Charlie launches mobile app that ‘gamifies’ deleveraging – TechCrunch
Charly, a personal finance app that started as a chatbot, is relaunching today with a revamped experience focused on the larger goal of helping everyday Americans get out of debt. Charlie does this by presenting users with a complete picture of their current debt and how long it will take them to pay it off. Users then connect their bank account to Charlie for one-on-one help lowering their bills. It also “gamifies” savings to make the process of setting aside money to pay off debt more fun.
According to Charlie CEO Ilian Georgiev, the idea of turning savings into more of a game was born from his previous experience in the mobile gaming industry. At a company called Pocket Gems, he helped scale apps that generated millions of dollars in revenue growth from millions of users.
“A really well-designed mobile game has people obsessively running a virtual economy,” he explains. “And what I was interested in was how do you get people to do better in the real world economy using the same kind of tools?”
To help on that front, Charlie’s team includes people with a background not only in computer science and engineering, but also in psychology. By using psychological tricks similar to those found in games – rules, progress bars and reward mechanisms – the app helps its users save money.
The original version of the Charlie app, launched in 2016, worked a little differently, however. It would analyze transaction data to find areas where the user could improve their finances. It also worked via text and through Facebook Messenger – the platforms Charlie adopted with the idea that users needed an easier way to connect to their finances.
“But what we kept hearing, both qualitatively and quantitatively, was that our users’ biggest concern was, ‘How can I get out of debt?’ So we said, instead of combing this very wide net… let’s laser focus on this particular problem,” says Georgiev.
Today, the chatbot is still a feature of the new Charlie app, but it’s not the core experience.
Instead, users start by providing the app with information about their debt. Georgiev points out that many Americans often know their debt down to the penny — whether it’s how much they have left on student loans, how much they have left on their car, how much credit card debt they have left. they have, etc.
The app then calculates how long it would take to pay off that debt if you only made minimum payments. This figure helps people take action, as they will often find that they will be in debt for another 40 or 50 years.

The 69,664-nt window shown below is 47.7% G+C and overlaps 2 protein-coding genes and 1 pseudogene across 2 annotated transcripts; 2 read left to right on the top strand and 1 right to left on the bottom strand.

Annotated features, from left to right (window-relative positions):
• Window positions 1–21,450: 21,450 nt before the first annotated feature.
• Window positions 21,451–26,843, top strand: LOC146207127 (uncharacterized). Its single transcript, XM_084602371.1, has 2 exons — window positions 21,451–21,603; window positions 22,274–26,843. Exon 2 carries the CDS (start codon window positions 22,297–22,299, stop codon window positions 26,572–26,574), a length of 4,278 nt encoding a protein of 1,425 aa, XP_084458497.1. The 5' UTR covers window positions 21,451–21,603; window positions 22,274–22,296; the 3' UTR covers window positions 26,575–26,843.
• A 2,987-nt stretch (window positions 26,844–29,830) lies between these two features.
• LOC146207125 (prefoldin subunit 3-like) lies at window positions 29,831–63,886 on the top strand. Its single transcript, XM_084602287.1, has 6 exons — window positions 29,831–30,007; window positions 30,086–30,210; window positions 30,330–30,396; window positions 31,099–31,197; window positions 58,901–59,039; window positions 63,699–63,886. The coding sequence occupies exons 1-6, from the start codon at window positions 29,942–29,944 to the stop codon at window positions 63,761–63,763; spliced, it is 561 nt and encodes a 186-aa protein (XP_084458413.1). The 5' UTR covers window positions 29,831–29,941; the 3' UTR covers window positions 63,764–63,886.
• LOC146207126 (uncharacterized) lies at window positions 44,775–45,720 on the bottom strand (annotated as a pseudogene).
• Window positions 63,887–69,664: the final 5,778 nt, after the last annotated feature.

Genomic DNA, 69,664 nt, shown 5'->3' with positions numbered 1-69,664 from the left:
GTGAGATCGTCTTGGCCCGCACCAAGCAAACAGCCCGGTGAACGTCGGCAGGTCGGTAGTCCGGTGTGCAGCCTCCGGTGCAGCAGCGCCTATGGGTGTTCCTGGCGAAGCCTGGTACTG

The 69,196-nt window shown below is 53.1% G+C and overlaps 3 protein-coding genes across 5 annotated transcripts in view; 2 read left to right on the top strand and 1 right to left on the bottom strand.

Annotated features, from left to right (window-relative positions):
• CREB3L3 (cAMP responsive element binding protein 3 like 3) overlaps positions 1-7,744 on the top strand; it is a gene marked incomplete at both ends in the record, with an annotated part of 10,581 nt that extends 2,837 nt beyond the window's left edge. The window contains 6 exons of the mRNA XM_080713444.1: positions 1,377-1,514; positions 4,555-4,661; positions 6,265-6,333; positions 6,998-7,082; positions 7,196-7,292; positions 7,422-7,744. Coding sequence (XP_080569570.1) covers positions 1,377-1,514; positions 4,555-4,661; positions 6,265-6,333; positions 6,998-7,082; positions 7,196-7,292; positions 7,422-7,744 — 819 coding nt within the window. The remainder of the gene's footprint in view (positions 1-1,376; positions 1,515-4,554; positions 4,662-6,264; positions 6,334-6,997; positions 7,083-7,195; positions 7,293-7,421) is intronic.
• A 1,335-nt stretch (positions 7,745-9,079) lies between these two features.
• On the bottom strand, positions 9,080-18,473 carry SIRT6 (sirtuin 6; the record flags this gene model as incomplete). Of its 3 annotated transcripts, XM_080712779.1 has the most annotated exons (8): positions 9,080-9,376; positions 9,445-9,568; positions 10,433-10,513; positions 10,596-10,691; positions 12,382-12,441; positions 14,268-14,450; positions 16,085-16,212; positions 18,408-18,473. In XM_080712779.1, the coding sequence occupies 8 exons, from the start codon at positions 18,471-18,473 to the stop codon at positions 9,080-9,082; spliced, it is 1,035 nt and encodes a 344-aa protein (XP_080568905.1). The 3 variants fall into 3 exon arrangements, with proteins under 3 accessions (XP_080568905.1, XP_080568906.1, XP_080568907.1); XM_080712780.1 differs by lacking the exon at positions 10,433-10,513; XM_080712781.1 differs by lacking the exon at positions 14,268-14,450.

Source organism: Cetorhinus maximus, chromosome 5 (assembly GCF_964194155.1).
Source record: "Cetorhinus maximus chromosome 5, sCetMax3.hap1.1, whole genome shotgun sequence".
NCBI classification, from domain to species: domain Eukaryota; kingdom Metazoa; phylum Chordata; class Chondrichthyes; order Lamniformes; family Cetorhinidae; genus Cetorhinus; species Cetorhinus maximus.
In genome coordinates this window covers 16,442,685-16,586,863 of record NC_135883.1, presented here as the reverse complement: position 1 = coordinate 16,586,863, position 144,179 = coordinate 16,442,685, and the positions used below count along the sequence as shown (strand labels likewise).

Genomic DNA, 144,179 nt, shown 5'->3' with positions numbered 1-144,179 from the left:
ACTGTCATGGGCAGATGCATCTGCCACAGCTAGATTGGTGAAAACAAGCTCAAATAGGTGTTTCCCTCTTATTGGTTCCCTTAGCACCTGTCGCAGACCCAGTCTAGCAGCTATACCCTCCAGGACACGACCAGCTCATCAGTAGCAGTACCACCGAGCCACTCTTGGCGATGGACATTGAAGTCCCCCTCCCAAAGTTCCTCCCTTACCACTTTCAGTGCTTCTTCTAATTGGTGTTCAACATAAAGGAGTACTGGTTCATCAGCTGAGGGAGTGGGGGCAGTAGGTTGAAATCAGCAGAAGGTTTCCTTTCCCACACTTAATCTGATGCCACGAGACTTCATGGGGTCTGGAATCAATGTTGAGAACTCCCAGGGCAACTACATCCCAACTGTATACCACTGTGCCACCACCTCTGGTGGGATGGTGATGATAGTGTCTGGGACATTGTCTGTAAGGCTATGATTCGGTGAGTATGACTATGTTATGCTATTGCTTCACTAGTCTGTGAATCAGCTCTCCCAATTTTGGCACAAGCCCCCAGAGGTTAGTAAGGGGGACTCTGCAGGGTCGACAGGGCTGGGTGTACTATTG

“For most users, it’s an eye opener because they’ve never seen these numbers before, and the calculations needed – even if you’re doing it in Excel – the calculations needed to figure this out are beyond most people,” says Georgiev.
The app then encourages users to learn how they can reduce the time it would take to get out of debt by paying more than the minimum. With the click of a button, they can visualize what happens if you pay, say, $20 or $50 more per month.
The last step is to help users find that extra money. Part of this may come from savings that the app locates on behalf of users. But it also comes from the “game” which saves money.
Charlie helps users create auto-backup rules that, when applied, automatically transfer money from the user’s connected bank account to Charlie’s digital wallet (an account held at partner bank, Evolve). These can be fun or even ridiculous rules. For example, you could create “guilty pleasures” rules where Charlie will set aside 10% each time you eat at McDonalds, or it could save you $1 each time a contestant on “The Bachelor” says that he is “here for the right reasons.”
When these rules apply, money is saved and a small progress bar fills up. The app rewards you with rainbow confetti as you complete your achievements, also similar to some mobile game experiences.
At the end of the month, the user can use this saved money to make a larger payment on their debt. Currently, Charlie does not manage the bill payment aspects himself, which is a limitation. You must transfer the funds to your bank. But a bill-pay feature should arrive in a few months, we’re told.
Later this year, Charlie plans to offer debt refinancing services to users. In this case, the team believes they can offer users lower interest rates because Charlie users will have proven through their use of the app that they are lower risk.
Further down the road, Charlie aims to move further into neobank territory by issuing a debit card to users that works with the users’ Charlie account. To differentiate itself from the growing number of neobanks, Charlie will continue to focus on debt repayment and savings.
Today, Charlie charges a subscription fee of $4.99 a month, which the company aims to make up for by helping people reduce larger debt loads faster. However, even this small amount might give cash-sensitive users pause, despite Charlie’s perks and successes.
To date, Charlie has registered half a million users for his old chatbot experience. He now hopes to grow that number with his new tools.